UPDATE: Cedar Fair Entertainment Q3 2020 Earnings Analysis Revisited

Dave Yoken
Published in
8 min readNov 2, 2020




The present stock market volatility has us thinking deeply about the power of geospatial data to unearth misalignments between asset prices and ground conditions.

As part of this investigation, we’re reflecting on our original Pulse product: Pulse of the Park.

Last fall, we built a monitoring pipeline to track activity at an underperforming mid-market theme park operator: Cedar Fair Entertainment (traded on the NYSE as FUN). We published a report just before Earnings, which successfully predicted that FUN would beat estimates for Q3 revenue. Following earnings, Cedar Fair’s stock price enjoyed a breakout from its summer lows, with the 20-day moving average crossing the 50-day moving average and sustaining that rise through to today.

Our modeling revealed that while attendance in Q3 was nowhere near 100% of where it was before Covid, it was stronger than Q2 was, relative to 2019.

3.8x stronger than Q2, to be specific.

Cedar Fair climbed over 50% in 30 days following Q3 2020 Earnings
Excerpt from Nov 1st Report

While the run-up in the stock price was impressive, some of the wind in FUN’s sails was surely macro-driven. Biden closed out the election and major vaccine announcements were made during this time, which buoyed theme parks.

So we went back and traced our attendance predictions to the specific text of Cedar Fair’s earnings release. As it turns out, our activity predictions quite neatly matched the attendance levels disclosed by the company a few days later. We were excited by this finding.

We continue to explore the potential to deliver rapid signal across various channels of the asset management universe, including automotive production, manufacturing, and real estate.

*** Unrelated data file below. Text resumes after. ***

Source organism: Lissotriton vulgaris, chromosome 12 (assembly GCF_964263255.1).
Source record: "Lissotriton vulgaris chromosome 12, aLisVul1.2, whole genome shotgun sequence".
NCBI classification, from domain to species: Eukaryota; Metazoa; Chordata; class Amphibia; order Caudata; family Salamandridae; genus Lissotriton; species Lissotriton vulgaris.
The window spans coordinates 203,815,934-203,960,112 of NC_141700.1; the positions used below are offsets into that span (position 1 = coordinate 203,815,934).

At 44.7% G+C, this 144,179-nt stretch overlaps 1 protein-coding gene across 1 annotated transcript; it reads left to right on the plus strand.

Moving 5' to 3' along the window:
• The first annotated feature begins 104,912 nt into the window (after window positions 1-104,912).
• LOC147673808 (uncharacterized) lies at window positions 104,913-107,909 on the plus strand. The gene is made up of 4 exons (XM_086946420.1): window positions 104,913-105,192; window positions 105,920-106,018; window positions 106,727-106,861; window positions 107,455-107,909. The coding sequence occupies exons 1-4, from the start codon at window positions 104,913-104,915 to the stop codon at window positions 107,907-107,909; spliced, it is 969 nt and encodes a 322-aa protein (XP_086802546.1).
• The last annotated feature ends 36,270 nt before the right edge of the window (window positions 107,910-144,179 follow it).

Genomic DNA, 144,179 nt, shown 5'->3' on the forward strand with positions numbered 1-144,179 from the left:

Reach out to me at dyoken@astraea.io if you’re interested in learning more!


Original article Nov 2 2020

COVID-19 has broken the traditional paradigm of financial analysis, introducing ambiguity into expectations of company performance. Savvy investors are increasingly seeking blades to slice through that uncertainty. As a result of this demand, “alternative data” — non-financial data used in investment decisions — is expected to grow at a 40+% CAGR over the next 7 years.

A growing category for alternative data is geospatial intelligence.

In partnership with an alternative data marketplace, we used Astraea’s EarthAI platform to build a dataset monitoring commercial activity at theme parks owned by Cedar Fair Entertainment (NYSE: FUN).

In the Zoom era, companies that derive revenue from non-physical, separated experiences (e.g. Nvidia, FedEx, Etsy) have outperformed companies that derive revenue from physical, crowd-centric experiences (e.g. travel and leisure). Theme parks, which depend on discretionary income, consumer confidence, and social intimacy, have been particularly hard-hit by the COVID-19 crisis.

To analyze the extent of this impact, we derived attendance at Cedar Fair parks from satellite imagery and anonymized mobile signals. We dove deep into financials to understand the criticality of the company’s park attendance numbers over the coming quarters.

See our abridged analysis below — visit www.PulseofthePark.com for the full data.

“It’s only when the tide goes out that you learn who’s been swimming naked.” — Warren Buffet


Mobile and satellite data suggest that Cedar Fair fared better in Q3 than Q2 2020. Based on these data, our Q3 2020 revenue target for Cedar Fair is $101M.

Facing negative EBITDA for 2020, the company will likely have to raise debt again in 2021. Without a rebound in park traffic, interest rates will continue climbing toward financial distress.

COVID-19 lockdowns compounded Cedar Fair’s already perilous financial condition. In October 2020 the company issued $300M in new debt at 150bps+ typical levels.